Gen. Mugisha Muntu, walked untouched from his home in Kololo to Parliament.
Gen. Muntu is secretary for national mobilisation in the opposition Forum for Democratic Change party, which has taken an active role in the protests against the rising cost of living.
Speaking after the walk, he said: “I don’t think there is any police order stopping us from walking today. This is why we have arrived here (Parliament) peacefully. This can signal the beginning of an engagement between us and the government. We have set conditions for a dialogue. We are not intransigent. We just want a meaningful dialogue.”
In contrast, Democratic Party chief Norbert Mao was arrested minutes after he left his home.
FDC deputy president Salaam Musumba and MPs Nandala Mafabi and Amuriat Oboi, were, however, allowed to walk without police interference.
Neither Regional Police Commander Grace Turyagumanawe nor police spokesperson Judith Nabakooba could explain the Force’s change of heart.
Mr Turyagumanawe refused to discuss the matter and referred Daily Monitor to Ms Nabakooba, whose phone was repeatedly answered by an unidentified male individual.
Her deputy, Vicent Ssekate, also refused to comment, insisting Ms Nabakooba was the right person to do so.
Gen. Muntu, who walked through Acacia Avenue, warned President Museveni against oppressing peaceful Ugandans.
“I do not think that there should be anyone who should be arrested for walking to work,” he said. “Ugandans should be left to exercise their constitutional rights [to demonstrate].”
The general told journalists he was distressed by last week’s incident in which a plain-clothed security agent smashed the windscreen of Dr Kizza Besigye’s car and doused him in pepper spray and tear gas, before bundling the FDC leader into a police truck.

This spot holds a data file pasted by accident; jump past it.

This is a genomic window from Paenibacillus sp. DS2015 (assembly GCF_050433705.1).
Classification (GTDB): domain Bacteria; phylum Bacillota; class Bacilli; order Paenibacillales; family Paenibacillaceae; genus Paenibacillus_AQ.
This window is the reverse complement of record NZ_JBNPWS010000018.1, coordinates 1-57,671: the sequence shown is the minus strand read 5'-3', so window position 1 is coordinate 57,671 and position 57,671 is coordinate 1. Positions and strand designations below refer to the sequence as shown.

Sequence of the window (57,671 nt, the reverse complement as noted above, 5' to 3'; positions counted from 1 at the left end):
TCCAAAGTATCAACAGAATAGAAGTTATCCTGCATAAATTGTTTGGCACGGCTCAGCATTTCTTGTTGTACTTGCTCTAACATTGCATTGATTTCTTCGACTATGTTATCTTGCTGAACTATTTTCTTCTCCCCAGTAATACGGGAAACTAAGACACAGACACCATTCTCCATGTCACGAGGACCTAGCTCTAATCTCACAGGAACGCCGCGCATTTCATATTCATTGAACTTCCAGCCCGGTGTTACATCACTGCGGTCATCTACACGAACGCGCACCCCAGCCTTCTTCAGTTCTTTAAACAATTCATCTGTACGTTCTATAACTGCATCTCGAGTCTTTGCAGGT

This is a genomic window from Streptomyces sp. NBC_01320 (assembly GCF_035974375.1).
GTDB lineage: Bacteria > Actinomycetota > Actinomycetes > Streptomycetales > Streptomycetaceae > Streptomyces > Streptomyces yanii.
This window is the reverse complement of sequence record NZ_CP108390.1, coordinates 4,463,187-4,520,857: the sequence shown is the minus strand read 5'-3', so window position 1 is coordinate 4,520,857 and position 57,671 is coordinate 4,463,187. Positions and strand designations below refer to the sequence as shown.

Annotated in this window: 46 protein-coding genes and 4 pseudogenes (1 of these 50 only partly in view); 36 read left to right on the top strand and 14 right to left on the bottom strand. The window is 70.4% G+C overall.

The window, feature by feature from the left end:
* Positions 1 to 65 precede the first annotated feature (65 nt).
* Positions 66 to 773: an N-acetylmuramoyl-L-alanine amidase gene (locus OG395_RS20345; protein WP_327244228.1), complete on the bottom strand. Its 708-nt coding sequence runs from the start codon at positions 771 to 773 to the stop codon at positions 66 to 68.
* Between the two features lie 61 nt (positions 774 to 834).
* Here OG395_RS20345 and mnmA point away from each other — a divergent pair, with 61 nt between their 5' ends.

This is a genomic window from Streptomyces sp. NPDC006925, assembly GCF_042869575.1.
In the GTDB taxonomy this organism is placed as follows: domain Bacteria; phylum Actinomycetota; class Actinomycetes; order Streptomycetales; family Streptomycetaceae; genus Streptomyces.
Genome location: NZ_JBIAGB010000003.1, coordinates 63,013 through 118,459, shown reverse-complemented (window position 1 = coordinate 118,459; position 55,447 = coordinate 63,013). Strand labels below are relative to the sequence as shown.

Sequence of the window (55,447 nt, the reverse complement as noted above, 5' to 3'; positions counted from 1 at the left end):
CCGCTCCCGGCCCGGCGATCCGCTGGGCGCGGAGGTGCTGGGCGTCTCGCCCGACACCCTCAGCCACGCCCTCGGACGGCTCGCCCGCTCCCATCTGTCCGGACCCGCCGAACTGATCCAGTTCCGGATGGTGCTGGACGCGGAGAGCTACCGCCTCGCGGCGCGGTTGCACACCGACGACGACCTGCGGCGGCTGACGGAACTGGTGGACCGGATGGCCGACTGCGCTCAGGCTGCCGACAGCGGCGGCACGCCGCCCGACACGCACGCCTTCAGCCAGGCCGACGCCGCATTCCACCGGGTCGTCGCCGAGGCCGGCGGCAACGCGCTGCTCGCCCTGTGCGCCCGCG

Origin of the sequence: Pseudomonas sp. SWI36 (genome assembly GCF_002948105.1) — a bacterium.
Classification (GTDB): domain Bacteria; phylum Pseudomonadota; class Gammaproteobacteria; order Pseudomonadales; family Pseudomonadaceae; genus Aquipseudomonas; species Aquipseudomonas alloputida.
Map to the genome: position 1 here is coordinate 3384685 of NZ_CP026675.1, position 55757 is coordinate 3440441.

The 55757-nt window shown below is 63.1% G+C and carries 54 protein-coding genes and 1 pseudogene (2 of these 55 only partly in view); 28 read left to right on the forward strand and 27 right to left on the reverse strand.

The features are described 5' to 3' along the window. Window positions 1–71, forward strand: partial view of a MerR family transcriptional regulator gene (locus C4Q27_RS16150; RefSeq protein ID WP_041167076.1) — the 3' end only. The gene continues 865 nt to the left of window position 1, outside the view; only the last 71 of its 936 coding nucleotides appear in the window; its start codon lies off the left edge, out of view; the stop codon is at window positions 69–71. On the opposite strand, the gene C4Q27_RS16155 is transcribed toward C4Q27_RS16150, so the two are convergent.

Gen. Muntu, who returned from Tunisia on Tuesday, said the time was ripe for him to identify with suffering Ugandans as the cost of living soars, with inflation standing at 14 per cent, the highest in years.
“There are certain times when we are faced with fundamental issues that are national in character,” he said. “And for us in the opposition, our duty will always be to bring such issues to the forefront. People will always see if it’s the government in power that is right or if it is the opposition that is intransigent.”
He started his walk at about 8.20am and was joined by some supporters near Kampala Golf Club, who followed him to Parliament.
The general warned that Uganda is sitting on a “time bomb” because people have lost trust in the electoral system.
Who is Gen. Muntu?
He served longest as army commander in Mr Museveni’s regime (1989-1997).
When the NRA toppled the military junta of Maj. Gen. Tito Okello in 1986, Maj. Gen. Muntu held a senior position in the Directorate of Military Intelligence.
His career spanned a period during which the Museveni government was confronting insurgencies in northern Uganda and several smaller rebellions around the country.
Before retiring in 2005, he had served as army MP and currently is one of Uganda’s representatives to the East African Legislative Assembly.